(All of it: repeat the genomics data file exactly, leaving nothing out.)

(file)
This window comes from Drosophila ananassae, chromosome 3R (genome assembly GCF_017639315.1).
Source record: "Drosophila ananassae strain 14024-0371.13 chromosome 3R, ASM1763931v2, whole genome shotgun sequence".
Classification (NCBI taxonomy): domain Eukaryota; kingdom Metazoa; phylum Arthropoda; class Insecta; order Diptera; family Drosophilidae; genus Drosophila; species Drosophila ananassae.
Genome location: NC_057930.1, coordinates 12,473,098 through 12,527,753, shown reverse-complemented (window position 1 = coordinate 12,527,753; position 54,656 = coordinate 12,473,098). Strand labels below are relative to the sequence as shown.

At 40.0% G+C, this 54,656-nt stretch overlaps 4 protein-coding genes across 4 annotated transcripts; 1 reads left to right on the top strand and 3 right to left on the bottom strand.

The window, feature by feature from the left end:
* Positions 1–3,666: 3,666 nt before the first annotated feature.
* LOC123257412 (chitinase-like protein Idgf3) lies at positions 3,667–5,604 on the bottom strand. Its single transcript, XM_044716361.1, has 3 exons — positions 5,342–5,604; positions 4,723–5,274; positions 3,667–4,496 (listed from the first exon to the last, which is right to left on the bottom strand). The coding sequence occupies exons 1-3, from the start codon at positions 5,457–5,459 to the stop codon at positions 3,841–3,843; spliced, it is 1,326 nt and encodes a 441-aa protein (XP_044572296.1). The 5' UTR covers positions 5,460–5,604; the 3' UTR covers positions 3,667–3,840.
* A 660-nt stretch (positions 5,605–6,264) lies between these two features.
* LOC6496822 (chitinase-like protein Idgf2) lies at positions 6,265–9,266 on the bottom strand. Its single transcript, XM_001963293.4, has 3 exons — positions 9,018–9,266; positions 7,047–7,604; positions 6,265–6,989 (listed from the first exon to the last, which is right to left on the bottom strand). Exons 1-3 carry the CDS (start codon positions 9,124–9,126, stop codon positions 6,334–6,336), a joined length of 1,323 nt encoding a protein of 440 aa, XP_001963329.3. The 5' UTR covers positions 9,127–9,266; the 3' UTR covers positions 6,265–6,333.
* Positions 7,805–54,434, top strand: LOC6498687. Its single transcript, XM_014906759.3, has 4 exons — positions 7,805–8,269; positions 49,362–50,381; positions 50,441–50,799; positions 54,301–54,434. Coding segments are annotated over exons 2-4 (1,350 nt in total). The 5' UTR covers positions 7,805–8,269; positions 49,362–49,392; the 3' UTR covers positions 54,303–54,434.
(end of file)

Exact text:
This window comes from Drosophila ananassae, chromosome 3R (genome assembly GCF_017639315.1).
Source record: "Drosophila ananassae strain 14024-0371.13 chromosome 3R, ASM1763931v2, whole genome shotgun sequence".
Classification (NCBI taxonomy): domain Eukaryota; kingdom Metazoa; phylum Arthropoda; class Insecta; order Diptera; family Drosophilidae; genus Drosophila; species Drosophila ananassae.
Genome location: NC_057930.1, coordinates 12,473,098 through 12,527,753, shown reverse-complemented (window position 1 = coordinate 12,527,753; position 54,656 = coordinate 12,473,098). Strand labels below are relative to the sequence as shown.

At 40.0% G+C, this 54,656-nt stretch overlaps 4 protein-coding genes across 4 annotated transcripts; 1 reads left to right on the top strand and 3 right to left on the bottom strand.

The window, feature by feature from the left end:
* Positions 1–3,666: 3,666 nt before the first annotated feature.
* LOC123257412 (chitinase-like protein Idgf3) lies at positions 3,667–5,604 on the bottom strand. Its single transcript, XM_044716361.1, has 3 exons — positions 5,342–5,604; positions 4,723–5,274; positions 3,667–4,496 (listed from the first exon to the last, which is right to left on the bottom strand). The coding sequence occupies exons 1-3, from the start codon at positions 5,457–5,459 to the stop codon at positions 3,841–3,843; spliced, it is 1,326 nt and encodes a 441-aa protein (XP_044572296.1). The 5' UTR covers positions 5,460–5,604; the 3' UTR covers positions 3,667–3,840.
* A 660-nt stretch (positions 5,605–6,264) lies between these two features.
* LOC6496822 (chitinase-like protein Idgf2) lies at positions 6,265–9,266 on the bottom strand. Its single transcript, XM_001963293.4, has 3 exons — positions 9,018–9,266; positions 7,047–7,604; positions 6,265–6,989 (listed from the first exon to the last, which is right to left on the bottom strand). Exons 1-3 carry the CDS (start codon positions 9,124–9,126, stop codon positions 6,334–6,336), a joined length of 1,323 nt encoding a protein of 440 aa, XP_001963329.3. The 5' UTR covers positions 9,127–9,266; the 3' UTR covers positions 6,265–6,333.
* Positions 7,805–54,434, top strand: LOC6498687. Its single transcript, XM_014906759.3, has 4 exons — positions 7,805–8,269; positions 49,362–50,381; positions 50,441–50,799; positions 54,301–54,434. Coding segments are annotated over exons 2-4 (1,350 nt in total). The 5' UTR covers positions 7,805–8,269; positions 49,362–49,392; the 3' UTR covers positions 54,303–54,434.